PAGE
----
Why it's time to turn the music off
Roger Scruton - BBC Magazine
It's time to switch the music off in order to rediscover its true value, says Roger Scruton.
In almost every public place today the ears are assailed by the sound of pop music.
In shopping malls, public houses, restaurants, hotels and elevators the ambient sound is not human conversation but the music disgorged into the air by speakers - usually invisible and inaccessible speakers that cannot be punished for their impertinence.
Some places brand themselves with their own signature sound - folk, jazz or excerpts from the Broadway musicals.
For the most part, however, the prevailing music is of an astounding banality - it is there in order not to be really there.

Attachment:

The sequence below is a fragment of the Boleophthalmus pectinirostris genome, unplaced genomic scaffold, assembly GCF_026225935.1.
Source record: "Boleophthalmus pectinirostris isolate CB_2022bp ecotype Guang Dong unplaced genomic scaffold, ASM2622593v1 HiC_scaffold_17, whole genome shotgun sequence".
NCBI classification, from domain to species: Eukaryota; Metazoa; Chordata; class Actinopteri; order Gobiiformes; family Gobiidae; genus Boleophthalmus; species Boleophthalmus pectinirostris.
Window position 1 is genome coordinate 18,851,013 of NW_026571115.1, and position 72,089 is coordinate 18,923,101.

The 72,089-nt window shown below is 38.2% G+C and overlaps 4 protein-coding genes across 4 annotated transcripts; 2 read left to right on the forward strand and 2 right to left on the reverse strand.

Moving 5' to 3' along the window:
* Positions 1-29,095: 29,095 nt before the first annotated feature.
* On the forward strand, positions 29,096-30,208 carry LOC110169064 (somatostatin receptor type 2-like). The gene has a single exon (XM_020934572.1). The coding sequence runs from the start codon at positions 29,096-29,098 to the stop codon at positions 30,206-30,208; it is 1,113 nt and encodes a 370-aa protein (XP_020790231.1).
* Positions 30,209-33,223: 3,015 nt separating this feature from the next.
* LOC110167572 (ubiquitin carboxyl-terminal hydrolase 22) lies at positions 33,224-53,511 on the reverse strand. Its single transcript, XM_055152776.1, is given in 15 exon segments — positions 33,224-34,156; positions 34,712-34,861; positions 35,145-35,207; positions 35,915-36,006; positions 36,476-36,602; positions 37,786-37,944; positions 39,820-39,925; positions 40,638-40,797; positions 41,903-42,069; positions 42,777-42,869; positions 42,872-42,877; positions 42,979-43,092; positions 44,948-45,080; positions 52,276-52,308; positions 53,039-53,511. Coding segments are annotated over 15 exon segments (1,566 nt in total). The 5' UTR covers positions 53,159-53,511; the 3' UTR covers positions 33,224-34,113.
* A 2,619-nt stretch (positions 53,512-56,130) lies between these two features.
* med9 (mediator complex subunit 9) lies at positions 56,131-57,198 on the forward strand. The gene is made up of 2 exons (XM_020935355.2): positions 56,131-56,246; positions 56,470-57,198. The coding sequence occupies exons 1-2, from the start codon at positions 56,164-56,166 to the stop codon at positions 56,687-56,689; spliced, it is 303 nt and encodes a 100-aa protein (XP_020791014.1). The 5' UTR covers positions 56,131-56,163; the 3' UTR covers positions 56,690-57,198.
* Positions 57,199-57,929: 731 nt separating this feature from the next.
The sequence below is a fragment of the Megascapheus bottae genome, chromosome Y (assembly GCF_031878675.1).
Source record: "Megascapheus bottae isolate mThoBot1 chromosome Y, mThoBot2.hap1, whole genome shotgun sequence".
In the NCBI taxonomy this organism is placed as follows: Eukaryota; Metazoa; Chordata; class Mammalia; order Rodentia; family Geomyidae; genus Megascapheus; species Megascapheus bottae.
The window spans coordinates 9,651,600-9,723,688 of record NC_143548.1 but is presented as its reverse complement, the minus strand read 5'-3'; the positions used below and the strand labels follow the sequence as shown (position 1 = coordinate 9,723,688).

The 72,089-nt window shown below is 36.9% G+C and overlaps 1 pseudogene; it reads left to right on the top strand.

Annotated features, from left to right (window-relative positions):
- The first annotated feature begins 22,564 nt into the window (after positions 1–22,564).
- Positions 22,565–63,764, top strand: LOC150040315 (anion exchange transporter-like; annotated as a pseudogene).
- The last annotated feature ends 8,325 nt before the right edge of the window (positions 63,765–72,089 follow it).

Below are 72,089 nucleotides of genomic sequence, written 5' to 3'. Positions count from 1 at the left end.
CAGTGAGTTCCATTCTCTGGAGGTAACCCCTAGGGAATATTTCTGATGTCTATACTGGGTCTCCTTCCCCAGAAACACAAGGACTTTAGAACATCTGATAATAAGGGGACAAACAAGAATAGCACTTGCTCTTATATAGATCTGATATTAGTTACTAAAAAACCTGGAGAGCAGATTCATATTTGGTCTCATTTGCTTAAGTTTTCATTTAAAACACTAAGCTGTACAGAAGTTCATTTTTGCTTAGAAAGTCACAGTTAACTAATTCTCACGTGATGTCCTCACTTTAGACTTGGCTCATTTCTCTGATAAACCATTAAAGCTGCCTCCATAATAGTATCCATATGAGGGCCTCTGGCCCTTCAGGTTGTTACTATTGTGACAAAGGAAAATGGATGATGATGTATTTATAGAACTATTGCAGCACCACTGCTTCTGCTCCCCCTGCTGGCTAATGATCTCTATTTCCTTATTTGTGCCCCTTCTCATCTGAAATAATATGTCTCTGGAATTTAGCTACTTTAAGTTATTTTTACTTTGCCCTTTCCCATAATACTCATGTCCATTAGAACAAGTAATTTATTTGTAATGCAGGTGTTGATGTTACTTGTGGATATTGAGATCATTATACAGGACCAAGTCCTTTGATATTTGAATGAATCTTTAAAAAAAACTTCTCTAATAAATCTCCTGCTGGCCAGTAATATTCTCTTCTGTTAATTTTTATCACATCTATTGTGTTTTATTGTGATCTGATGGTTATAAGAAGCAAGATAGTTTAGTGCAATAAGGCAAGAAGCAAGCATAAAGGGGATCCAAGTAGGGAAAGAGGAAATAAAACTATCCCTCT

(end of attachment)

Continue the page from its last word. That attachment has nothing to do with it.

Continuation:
It is a background to the business of consuming things, a surrounding nothingness on which we scribble the graffiti of our desires.
The worst forms of this music - sometimes known, after the trade name, as Muzak - are produced without the intervention of musicians, being put together on a computer from a repertoire of standard effects.
The background sounds of modern life are therefore less and less human.
Rhythm, which is the sound of life, has been largely replaced by electrical pulses, produced by a machine programmed to repeat itself ad infinitum, and to thrust its booming bass notes into the very bones of the victim.
Whole areas of civic space in our society are now policed by this sound, which drives anybody with the slightest feeling for music to distraction, and ensures that for many of us a visit to the pub or a meal in a restaurant have lost their residual meaning.
These are no longer social events, but experiments in endurance, as you shout at each other over the deadly noise.
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